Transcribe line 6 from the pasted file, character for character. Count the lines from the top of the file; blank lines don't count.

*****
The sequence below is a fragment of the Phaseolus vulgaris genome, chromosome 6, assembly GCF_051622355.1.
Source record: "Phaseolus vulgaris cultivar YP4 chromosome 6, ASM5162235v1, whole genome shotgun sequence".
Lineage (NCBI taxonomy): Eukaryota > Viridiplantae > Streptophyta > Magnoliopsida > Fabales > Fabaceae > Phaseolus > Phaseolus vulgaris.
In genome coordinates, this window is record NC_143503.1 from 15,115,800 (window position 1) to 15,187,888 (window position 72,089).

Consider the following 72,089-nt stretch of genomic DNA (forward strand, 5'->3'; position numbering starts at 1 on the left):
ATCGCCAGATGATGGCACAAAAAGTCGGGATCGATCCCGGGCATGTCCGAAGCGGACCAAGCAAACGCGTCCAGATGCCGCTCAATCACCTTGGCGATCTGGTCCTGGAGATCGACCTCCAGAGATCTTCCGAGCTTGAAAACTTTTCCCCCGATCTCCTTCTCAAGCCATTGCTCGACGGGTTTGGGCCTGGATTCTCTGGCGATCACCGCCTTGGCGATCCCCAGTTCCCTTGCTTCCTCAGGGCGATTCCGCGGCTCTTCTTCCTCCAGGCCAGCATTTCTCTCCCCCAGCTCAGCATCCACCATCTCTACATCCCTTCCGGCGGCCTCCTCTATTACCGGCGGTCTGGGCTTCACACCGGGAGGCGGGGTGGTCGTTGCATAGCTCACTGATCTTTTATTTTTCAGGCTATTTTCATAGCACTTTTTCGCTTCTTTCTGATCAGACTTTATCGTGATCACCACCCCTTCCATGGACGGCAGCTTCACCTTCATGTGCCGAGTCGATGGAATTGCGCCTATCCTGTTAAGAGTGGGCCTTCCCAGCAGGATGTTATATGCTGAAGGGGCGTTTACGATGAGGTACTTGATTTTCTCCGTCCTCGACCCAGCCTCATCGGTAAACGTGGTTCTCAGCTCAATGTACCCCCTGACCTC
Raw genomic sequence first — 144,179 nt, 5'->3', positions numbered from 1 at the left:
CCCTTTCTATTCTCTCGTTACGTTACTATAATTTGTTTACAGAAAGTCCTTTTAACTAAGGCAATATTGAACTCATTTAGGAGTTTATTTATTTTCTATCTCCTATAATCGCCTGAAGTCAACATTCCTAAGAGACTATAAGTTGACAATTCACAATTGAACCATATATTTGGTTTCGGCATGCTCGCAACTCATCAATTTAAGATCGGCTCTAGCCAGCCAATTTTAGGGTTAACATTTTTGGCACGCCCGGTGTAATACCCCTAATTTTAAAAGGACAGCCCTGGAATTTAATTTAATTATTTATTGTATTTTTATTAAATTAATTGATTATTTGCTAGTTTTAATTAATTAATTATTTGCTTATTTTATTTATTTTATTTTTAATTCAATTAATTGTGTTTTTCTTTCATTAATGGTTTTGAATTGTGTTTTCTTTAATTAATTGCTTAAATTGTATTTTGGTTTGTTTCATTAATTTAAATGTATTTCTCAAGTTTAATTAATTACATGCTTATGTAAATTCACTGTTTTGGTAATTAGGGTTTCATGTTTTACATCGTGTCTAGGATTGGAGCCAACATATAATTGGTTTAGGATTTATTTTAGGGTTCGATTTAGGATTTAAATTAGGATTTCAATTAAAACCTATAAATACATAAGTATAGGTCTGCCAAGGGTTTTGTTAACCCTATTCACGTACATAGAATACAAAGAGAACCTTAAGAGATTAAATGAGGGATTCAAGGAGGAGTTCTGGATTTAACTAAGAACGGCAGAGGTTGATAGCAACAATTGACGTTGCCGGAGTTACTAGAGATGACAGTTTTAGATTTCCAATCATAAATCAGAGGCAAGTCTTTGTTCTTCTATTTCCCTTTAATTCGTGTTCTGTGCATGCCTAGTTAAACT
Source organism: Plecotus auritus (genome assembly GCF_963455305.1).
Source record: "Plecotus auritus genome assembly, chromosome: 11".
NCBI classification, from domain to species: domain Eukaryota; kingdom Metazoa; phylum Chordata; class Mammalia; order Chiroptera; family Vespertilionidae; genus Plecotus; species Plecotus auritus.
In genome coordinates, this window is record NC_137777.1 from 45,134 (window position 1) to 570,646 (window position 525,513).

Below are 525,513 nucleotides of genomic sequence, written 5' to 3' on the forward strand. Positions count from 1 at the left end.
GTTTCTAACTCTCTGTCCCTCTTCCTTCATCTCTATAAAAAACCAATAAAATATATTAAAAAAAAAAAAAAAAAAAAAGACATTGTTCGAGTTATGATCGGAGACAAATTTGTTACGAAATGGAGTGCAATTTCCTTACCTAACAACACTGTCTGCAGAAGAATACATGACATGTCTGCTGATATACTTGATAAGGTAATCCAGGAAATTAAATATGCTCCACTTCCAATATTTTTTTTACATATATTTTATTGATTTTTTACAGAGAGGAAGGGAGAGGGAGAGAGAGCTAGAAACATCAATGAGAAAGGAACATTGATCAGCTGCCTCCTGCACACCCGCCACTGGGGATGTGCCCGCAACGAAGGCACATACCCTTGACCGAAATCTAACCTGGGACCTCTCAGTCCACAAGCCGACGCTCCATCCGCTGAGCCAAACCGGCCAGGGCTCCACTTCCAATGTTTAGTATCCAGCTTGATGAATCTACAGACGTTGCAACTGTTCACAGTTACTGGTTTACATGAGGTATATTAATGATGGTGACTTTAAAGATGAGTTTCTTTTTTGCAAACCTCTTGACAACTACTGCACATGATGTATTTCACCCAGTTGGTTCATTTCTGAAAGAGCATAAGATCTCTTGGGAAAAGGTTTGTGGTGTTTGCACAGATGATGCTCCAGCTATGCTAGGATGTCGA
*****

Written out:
ATCGCCAGATGATGGCACAAAAAGTCGGGATCGATCCCGGGCATGTCCGAAGCGGACCAAGCAAACGCGTCCAGATGCCGCTCAATCACCTTGGCGATCTGGTCCTGGAGATCGACCTCCAGAGATCTTCCGAGCTTGAAAACTTTTCCCCCGATCTCCTTCTCAAGCCATTGCTCGACGGGTTTGGGCCTGGATTCTCTGGCGATCACCGCCTTGGCGATCCCCAGTTCCCTTGCTTCCTCAGGGCGATTCCGCGGCTCTTCTTCCTCCAGGCCAGCATTTCTCTCCCCCAGCTCAGCATCCACCATCTCTACATCCCTTCCGGCGGCCTCCTCTATTACCGGCGGTCTGGGCTTCACACCGGGAGGCGGGGTGGTCGTTGCATAGCTCACTGATCTTTTATTTTTCAGGCTATTTTCATAGCACTTTTTCGCTTCTTTCTGATCAGACTTTATCGTGATCACCACCCCTTCCATGGACGGCAGCTTCACCTTCATGTGCCGAGTCGATGGAATTGCGCCTATCCTGTTAAGAGTGGGCCTTCCCAGCAGGATGTTATATGCTGAAGGGGCGTTTACGATGAGGTACTTGATTTTCTCCGTCCTCGACCCAGCCTCATCGGTAAACGTGGTTCTCAGCTCAATGTACCCCCTGACCTC